Analysis Of Brief, Loss And Bereavement

953 Words4 Pages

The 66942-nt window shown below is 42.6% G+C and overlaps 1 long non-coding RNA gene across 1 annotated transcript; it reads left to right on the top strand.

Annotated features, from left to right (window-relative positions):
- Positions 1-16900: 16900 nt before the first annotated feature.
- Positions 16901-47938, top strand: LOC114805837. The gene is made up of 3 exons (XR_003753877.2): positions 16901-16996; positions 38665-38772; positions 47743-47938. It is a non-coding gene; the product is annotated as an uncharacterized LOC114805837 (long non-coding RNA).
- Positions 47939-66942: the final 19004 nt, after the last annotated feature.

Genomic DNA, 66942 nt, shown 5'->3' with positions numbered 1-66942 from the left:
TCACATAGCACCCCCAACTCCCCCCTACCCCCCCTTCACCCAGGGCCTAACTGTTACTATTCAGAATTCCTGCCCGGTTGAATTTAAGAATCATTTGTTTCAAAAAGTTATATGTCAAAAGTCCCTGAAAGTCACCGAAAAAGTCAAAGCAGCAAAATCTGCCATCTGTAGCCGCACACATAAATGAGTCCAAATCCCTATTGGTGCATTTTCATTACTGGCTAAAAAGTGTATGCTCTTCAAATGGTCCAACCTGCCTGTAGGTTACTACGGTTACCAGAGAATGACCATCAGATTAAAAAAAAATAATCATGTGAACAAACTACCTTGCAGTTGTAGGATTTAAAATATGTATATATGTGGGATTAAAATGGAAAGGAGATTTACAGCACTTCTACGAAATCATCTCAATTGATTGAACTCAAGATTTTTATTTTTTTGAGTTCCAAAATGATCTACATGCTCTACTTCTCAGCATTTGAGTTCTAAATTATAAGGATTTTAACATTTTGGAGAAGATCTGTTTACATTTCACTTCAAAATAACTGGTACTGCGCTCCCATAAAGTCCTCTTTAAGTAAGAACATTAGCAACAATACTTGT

Occasions of grief, loss, death and trauma are profoundly life altering. In memoirs of grief and bereavement, we see this again and again. Often memoirs of grief do little to paint an intimate portrait of the person who has died rather, the focus is generally centred on the perspective of the narrator. Invariably memoirs provide an account of the profound way grief alters their perception and experience of life after. They capture the psychosocial transition and identity crisis of grief, the disequilibrium triggered by incomprehensible and senseless loss of life and the immense change that ultimately comes to pass when navigating unchartered waters of bereavement. A familiar response to the death of a person the bereaved was close to is to experience an identity crisis and loss of self. Adding weight to this argument is the widowed Baker, who writes that his identity was so enmeshed with his wife that he deeply feared losing his own sense of self in her death (as cited in Cosic, 2017, para. 31-32). He continues, writing: "I might have been the historian in the family, but she was the archivist, the source of all my memories” (as cited in Cosic, 2017, para. 31). The loss Baker endured when his wife died surpasses the loss of one life, in losing her, his life partner, he suffered a crippling blow to his identity as her husband, losing the life they had built together and in a sense, losing his past that was inextricably tied to her. Freud too, prescribed to a belief in identity loss resulting from grief. In his work on mourning and melancholia he said that “not only does the loss involve that of a love object a child, parent, friend, or partner but also the loss of one’s subjective identification with the love object” (as cited in G... ... middle of paper ... ...d and I began. My own death, I thought, was perhaps the price I had to pay for deeply loving another — a suttee of the self on his funeral pyre. All the safety and security, all the sense of common purpose, meaning, and identity vanished. (2012, p. 2). Hence, the story of grief memoirs often observes a drive to reconstruct an identity that has been profoundly shattered by loss. As Fowler identifies, “the grief memoirist… seeks to make sense of the loss and to compose a new post-loss identity while recovering at least part of the former self” (2007, p. 529). Transformation, arising from grief is central to memoirs of loss in the restructuring of identity that occurs as the bereaved adjust to an unfamiliar new world. In the words of Bray, it is “the human potential for growth in the struggle though loss” (2013, p. 890) that is explored most frequently in grief memoirs.
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